Wednesday, April 24, 2013

MSc in Behavioural Science

From September 2013 the Stirling Management School, University of Stirling will offer an MSc in Behavioural Science. (see link for details of course and how to apply for scholarships available). 
Behavioural science is a rapidly growing area for policy and business with fascinating insights into human behaviour and wide-ranging practical implications.
This exciting new programme teaches the core theory and methods of behavioural science and behavioural economics and how these can be applied to important business and policy-relevant issues.
This MSc is aimed at students with a very strong intrinsic motivation to study the link between economics, psychology, business and policy. The MSc is taught by dedicated staff from the Behavioural Science Centre who have extensive experience in integrating insights from economics and psychology to address key societal challenges. 
The MSc offers students the opportunity to gain advanced training in behavioural theory, to learn a comprehensive suite of behavioural methods, and to understand how this ‘toolkit’ can be applied to understand and inform the decisions made by stakeholders, workers and consumers.
Behavioural science and behavioural economics seek to answer key questions about how people behave and what influences the decisions they make, for example:
  • What determines whether people are impulsive, take risks, or cooperate?
  • What factors influence behavioural change?
  • What influence do different cultures and societies have on human behaviour?
Behavioural science uses the knowledge derived from the study of such questions to develop solutions to crucial economic, political, commercial  and social challenges, for example:
  • How can we increase the efficient use of energy?
  • How can pension savings rates be increased?
  • How can randomized controlled trials be used to test and evaluate public policy?
  • How do we ensure consumers find value and make purchases they are satisfied with?
  • How can compliance with laws and regulations be increased?
Details of modules below: 

  • Behavioural Science for Economics and Business - This module aims to provide a general knowledge of each of the core subfields of psychology (educational, social and personality, health, clinical and counselling, industrial and organisational, biological, developmental, cognitive, environmental, and evolutionary psychologies).  It will help students to understand how each subfield of psychology is relevant to economics, business and management; to understand how each subfield of psychology underpins scholarship and practice in behavioural economics and to be able to apply knowledge of each subfield to practical problems in business and management.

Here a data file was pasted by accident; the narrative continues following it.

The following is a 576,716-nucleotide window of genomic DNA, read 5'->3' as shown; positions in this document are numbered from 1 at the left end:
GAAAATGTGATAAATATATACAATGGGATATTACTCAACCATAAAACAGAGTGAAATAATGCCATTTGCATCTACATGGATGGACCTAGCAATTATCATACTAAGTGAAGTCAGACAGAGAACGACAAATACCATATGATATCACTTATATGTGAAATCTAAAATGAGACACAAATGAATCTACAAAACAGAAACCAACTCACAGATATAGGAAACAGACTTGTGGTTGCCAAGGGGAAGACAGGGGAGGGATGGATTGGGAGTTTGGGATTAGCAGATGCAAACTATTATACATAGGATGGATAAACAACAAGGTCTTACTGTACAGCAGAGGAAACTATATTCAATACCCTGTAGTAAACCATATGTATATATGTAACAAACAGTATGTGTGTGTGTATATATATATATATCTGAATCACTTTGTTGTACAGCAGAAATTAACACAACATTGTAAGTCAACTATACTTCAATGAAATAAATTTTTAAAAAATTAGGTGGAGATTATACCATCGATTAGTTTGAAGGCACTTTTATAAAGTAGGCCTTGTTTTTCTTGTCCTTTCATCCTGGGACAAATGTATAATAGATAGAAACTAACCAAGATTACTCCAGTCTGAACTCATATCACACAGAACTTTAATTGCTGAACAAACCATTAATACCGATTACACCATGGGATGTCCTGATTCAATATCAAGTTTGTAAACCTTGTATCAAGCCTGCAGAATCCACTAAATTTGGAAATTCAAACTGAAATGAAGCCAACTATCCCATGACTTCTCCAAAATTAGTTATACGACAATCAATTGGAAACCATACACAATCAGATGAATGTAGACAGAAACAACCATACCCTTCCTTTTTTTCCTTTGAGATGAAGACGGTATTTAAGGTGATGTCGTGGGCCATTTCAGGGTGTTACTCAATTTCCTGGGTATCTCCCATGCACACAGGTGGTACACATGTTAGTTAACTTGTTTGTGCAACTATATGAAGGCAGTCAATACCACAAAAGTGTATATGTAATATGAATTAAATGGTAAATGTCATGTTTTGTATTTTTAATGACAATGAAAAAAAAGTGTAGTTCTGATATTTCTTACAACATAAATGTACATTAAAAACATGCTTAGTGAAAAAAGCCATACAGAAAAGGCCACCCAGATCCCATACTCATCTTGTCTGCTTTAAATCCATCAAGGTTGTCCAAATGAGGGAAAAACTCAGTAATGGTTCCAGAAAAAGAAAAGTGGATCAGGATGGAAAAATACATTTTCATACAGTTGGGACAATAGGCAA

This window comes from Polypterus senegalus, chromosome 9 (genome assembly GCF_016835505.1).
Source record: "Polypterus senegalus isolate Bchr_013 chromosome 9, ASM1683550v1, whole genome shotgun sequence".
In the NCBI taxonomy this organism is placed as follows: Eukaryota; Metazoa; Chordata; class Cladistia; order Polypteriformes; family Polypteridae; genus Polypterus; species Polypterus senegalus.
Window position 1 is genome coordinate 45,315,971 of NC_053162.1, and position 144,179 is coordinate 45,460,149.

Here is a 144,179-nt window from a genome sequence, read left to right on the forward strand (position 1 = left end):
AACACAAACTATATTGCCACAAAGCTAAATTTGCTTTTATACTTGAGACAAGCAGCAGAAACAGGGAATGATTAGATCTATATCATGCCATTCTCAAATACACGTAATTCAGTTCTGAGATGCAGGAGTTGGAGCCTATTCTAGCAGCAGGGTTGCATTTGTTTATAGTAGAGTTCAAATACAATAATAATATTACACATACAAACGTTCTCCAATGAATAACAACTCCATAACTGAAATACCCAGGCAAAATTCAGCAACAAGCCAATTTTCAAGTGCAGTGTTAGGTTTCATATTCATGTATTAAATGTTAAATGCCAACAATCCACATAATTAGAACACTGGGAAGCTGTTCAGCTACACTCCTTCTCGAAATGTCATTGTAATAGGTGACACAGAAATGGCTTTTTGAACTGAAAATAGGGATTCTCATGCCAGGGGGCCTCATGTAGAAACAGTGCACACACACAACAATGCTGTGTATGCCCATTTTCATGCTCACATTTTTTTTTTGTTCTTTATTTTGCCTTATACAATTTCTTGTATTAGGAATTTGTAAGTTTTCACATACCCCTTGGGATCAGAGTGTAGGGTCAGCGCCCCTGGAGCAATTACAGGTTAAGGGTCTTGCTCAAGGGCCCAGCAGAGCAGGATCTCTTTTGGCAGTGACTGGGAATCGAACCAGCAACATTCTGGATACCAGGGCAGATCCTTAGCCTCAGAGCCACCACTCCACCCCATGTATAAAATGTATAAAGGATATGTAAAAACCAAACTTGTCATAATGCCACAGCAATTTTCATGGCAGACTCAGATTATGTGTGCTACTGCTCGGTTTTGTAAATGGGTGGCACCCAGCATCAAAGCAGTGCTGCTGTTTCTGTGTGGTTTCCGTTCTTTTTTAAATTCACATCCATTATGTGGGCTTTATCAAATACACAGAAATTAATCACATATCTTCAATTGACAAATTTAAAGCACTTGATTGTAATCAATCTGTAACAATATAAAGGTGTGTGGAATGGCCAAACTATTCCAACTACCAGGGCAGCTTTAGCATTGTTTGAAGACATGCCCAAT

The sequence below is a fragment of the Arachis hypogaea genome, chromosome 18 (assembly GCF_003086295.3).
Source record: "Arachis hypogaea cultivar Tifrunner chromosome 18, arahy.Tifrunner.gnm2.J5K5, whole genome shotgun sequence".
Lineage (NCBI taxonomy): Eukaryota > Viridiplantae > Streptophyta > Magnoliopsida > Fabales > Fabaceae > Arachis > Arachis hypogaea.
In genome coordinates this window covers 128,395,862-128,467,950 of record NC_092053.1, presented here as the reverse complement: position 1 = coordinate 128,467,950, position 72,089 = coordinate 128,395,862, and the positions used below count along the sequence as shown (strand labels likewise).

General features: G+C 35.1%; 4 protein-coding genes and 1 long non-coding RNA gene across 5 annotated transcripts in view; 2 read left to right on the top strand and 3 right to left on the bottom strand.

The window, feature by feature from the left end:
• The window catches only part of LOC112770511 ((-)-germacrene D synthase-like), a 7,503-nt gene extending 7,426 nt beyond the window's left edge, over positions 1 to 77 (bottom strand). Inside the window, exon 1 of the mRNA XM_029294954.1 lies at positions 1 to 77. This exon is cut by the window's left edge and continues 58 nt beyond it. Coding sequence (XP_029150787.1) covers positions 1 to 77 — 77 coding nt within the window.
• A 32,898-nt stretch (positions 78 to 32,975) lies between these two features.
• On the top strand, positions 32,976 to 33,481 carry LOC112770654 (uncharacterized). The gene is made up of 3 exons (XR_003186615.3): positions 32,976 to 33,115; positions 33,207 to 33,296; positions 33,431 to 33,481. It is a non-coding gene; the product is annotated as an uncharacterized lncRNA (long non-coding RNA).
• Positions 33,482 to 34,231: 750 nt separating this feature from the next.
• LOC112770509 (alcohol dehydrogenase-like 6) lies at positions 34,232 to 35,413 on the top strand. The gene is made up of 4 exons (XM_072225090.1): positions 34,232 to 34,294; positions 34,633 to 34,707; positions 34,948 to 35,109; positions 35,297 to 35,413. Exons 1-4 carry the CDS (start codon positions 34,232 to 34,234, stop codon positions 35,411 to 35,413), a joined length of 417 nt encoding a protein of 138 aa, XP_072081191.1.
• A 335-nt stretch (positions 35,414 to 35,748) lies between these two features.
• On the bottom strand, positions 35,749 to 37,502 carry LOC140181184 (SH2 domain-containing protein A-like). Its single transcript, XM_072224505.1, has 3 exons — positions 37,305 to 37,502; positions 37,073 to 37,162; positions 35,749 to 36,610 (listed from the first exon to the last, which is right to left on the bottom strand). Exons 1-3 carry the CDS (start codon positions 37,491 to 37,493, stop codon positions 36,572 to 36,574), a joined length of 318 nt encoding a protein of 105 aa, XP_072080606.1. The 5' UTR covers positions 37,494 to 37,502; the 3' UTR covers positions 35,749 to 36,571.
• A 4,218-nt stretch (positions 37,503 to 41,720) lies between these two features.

• Behavioural Economics I: Concepts and Theories – This module demonstrates how key insights from psychology can be applied to economics in order to address public policy and business issues. It will introduce students to the main concepts in behavioural economics and their relevance to a wide range of business and policy settings.  It aims to provide students with an overview of the key areas of intersection between economics and psychology; enabling students to develop a detailed understanding of the key concepts of behavioural economics (e.g. overview of economics; utility; choice under uncertainty; judgment, biases and heuristics; affective forecasting; identity, compliance, social influences); and to introduce students to core areas of economics and psychology such as judgment, rational choice, intertemporal decision making and emotion-based decision-making.
  • Behavioural Economics II: Business & Policy Applications – The module aims to provide a clear outline of the ways in which behavioural assumptions are central to public policy as well as important aspects of finance and business. This course builds on two previous courses which provide a comprehensive overview of the key policy-relevant concepts of behavioural science (Behavioural Science for Economics and Business, Behavioural Economics I: Concepts and Theory). The general purpose of this course is to generate an understanding of how behavioural principles can be used to inform the creation of successful policies in government and business. To do this, we will specify the ways in which behavioural assumptions must be made in policy and business domains and then outline how behavioural science can inform these assumptions. We will draw from applied research examining the impact of: (i) social norms in policy formation and political expression, (ii)  behavioural science in the justice system, (ii) behavioural factors in savings and financial decisions and in the employer-employee relationship, (iv) the psychological levers of behaviour change particularly in the area of health, and  (v) a rapidly growing literature outlining how behavioural insights can inform the design of the decision context across numerous domain. Students will be introduced to taxonomies of behavioural principles. These will form a ‘behavioural toolkit’ that can be applied to policy formation and business decisions in many ways.